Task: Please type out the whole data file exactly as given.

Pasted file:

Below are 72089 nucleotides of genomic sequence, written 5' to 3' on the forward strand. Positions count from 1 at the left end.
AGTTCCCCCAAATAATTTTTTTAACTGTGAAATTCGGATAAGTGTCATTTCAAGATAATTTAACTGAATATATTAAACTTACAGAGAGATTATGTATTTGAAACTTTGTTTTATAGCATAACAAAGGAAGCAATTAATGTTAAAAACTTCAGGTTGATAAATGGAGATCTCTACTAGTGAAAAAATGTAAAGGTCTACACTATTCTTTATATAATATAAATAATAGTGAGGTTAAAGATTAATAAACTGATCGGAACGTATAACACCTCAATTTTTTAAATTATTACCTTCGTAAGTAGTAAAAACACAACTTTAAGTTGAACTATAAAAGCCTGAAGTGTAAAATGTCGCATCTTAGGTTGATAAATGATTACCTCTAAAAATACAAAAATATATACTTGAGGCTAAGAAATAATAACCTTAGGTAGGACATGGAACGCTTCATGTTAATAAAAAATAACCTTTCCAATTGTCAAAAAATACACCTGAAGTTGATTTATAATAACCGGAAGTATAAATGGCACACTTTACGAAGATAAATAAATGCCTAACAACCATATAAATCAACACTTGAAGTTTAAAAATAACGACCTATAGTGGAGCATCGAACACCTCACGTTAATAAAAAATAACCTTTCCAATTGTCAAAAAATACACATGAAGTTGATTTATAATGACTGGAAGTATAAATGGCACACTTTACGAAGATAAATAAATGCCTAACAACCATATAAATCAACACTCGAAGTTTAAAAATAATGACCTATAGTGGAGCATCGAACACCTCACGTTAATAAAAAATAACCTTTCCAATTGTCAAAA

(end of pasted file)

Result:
Below are 72089 nucleotides of genomic sequence, written 5' to 3' on the forward strand. Positions count from 1 at the left end.
AGTTCCCCCAAATAATTTTTTTAACTGTGAAATTCGGATAAGTGTCATTTCAAGATAATTTAACTGAATATATTAAACTTACAGAGAGATTATGTATTTGAAACTTTGTTTTATAGCATAACAAAGGAAGCAATTAATGTTAAAAACTTCAGGTTGATAAATGGAGATCTCTACTAGTGAAAAAATGTAAAGGTCTACACTATTCTTTATATAATATAAATAATAGTGAGGTTAAAGATTAATAAACTGATCGGAACGTATAACACCTCAATTTTTTAAATTATTACCTTCGTAAGTAGTAAAAACACAACTTTAAGTTGAACTATAAAAGCCTGAAGTGTAAAATGTCGCATCTTAGGTTGATAAATGATTACCTCTAAAAATACAAAAATATATACTTGAGGCTAAGAAATAATAACCTTAGGTAGGACATGGAACGCTTCATGTTAATAAAAAATAACCTTTCCAATTGTCAAAAAATACACCTGAAGTTGATTTATAATAACCGGAAGTATAAATGGCACACTTTACGAAGATAAATAAATGCCTAACAACCATATAAATCAACACTTGAAGTTTAAAAATAACGACCTATAGTGGAGCATCGAACACCTCACGTTAATAAAAAATAACCTTTCCAATTGTCAAAAAATACACATGAAGTTGATTTATAATGACTGGAAGTATAAATGGCACACTTTACGAAGATAAATAAATGCCTAACAACCATATAAATCAACACTCGAAGTTTAAAAATAATGACCTATAGTGGAGCATCGAACACCTCACGTTAATAAAAAATAACCTTTCCAATTGTCAAAA